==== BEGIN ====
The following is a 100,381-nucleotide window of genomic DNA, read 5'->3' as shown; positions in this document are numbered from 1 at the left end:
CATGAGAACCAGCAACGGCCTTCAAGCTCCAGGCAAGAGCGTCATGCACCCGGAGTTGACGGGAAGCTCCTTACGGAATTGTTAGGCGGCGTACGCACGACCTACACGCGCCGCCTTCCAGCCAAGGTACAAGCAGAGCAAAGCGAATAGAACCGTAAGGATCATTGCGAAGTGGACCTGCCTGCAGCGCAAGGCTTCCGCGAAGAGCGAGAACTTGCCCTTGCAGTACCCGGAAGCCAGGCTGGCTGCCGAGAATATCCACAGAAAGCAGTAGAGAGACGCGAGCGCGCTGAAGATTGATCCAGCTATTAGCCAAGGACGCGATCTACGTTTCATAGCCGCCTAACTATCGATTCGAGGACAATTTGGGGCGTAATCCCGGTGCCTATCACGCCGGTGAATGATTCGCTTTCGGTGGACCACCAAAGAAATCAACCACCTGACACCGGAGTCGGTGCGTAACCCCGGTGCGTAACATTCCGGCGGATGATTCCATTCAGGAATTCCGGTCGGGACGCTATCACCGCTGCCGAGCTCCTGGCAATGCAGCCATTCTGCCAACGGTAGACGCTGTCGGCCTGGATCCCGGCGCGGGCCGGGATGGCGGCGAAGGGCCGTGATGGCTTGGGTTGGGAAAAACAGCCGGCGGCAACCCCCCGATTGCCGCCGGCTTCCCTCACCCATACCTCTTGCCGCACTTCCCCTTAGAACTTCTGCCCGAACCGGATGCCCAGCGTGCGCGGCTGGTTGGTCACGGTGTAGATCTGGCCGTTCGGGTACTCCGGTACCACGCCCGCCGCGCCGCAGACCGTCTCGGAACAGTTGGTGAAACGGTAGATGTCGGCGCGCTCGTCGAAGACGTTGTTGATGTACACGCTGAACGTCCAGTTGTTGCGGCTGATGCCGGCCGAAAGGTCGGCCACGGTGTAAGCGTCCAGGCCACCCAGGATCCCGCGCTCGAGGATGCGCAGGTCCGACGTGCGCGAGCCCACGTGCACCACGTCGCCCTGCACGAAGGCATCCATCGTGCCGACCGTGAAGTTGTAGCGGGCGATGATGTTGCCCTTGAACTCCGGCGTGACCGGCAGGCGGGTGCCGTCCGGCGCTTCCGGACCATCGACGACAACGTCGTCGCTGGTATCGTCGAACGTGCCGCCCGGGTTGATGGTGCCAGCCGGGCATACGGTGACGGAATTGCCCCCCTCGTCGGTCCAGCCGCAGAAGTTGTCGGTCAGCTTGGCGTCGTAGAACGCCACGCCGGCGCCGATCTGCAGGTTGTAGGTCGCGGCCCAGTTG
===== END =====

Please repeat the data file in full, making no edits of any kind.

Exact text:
The following is a 100,381-nucleotide window of genomic DNA, read 5'->3' as shown; positions in this document are numbered from 1 at the left end:
CATGAGAACCAGCAACGGCCTTCAAGCTCCAGGCAAGAGCGTCATGCACCCGGAGTTGACGGGAAGCTCCTTACGGAATTGTTAGGCGGCGTACGCACGACCTACACGCGCCGCCTTCCAGCCAAGGTACAAGCAGAGCAAAGCGAATAGAACCGTAAGGATCATTGCGAAGTGGACCTGCCTGCAGCGCAAGGCTTCCGCGAAGAGCGAGAACTTGCCCTTGCAGTACCCGGAAGCCAGGCTGGCTGCCGAGAATATCCACAGAAAGCAGTAGAGAGACGCGAGCGCGCTGAAGATTGATCCAGCTATTAGCCAAGGACGCGATCTACGTTTCATAGCCGCCTAACTATCGATTCGAGGACAATTTGGGGCGTAATCCCGGTGCCTATCACGCCGGTGAATGATTCGCTTTCGGTGGACCACCAAAGAAATCAACCACCTGACACCGGAGTCGGTGCGTAACCCCGGTGCGTAACATTCCGGCGGATGATTCCATTCAGGAATTCCGGTCGGGACGCTATCACCGCTGCCGAGCTCCTGGCAATGCAGCCATTCTGCCAACGGTAGACGCTGTCGGCCTGGATCCCGGCGCGGGCCGGGATGGCGGCGAAGGGCCGTGATGGCTTGGGTTGGGAAAAACAGCCGGCGGCAACCCCCCGATTGCCGCCGGCTTCCCTCACCCATACCTCTTGCCGCACTTCCCCTTAGAACTTCTGCCCGAACCGGATGCCCAGCGTGCGCGGCTGGTTGGTCACGGTGTAGATCTGGCCGTTCGGGTACTCCGGTACCACGCCCGCCGCGCCGCAGACCGTCTCGGAACAGTTGGTGAAACGGTAGATGTCGGCGCGCTCGTCGAAGACGTTGTTGATGTACACGCTGAACGTCCAGTTGTTGCGGCTGATGCCGGCCGAAAGGTCGGCCACGGTGTAAGCGTCCAGGCCACCCAGGATCCCGCGCTCGAGGATGCGCAGGTCCGACGTGCGCGAGCCCACGTGCACCACGTCGCCCTGCACGAAGGCATCCATCGTGCCGACCGTGAAGTTGTAGCGGGCGATGATGTTGCCCTTGAACTCCGGCGTGACCGGCAGGCGGGTGCCGTCCGGCGCTTCCGGACCATCGACGACAACGTCGTCGCTGGTATCGTCGAACGTGCCGCCCGGGTTGATGGTGCCAGCCGGGCATACGGTGACGGAATTGCCCCCCTCGTCGGTCCAGCCGCAGAAGTTGTCGGTCAGCTTGGCGTCGTAGAACGCCACGCCGGCGCCGATCTGCAGGTTGTAGGTCGCGGCCCAGTTG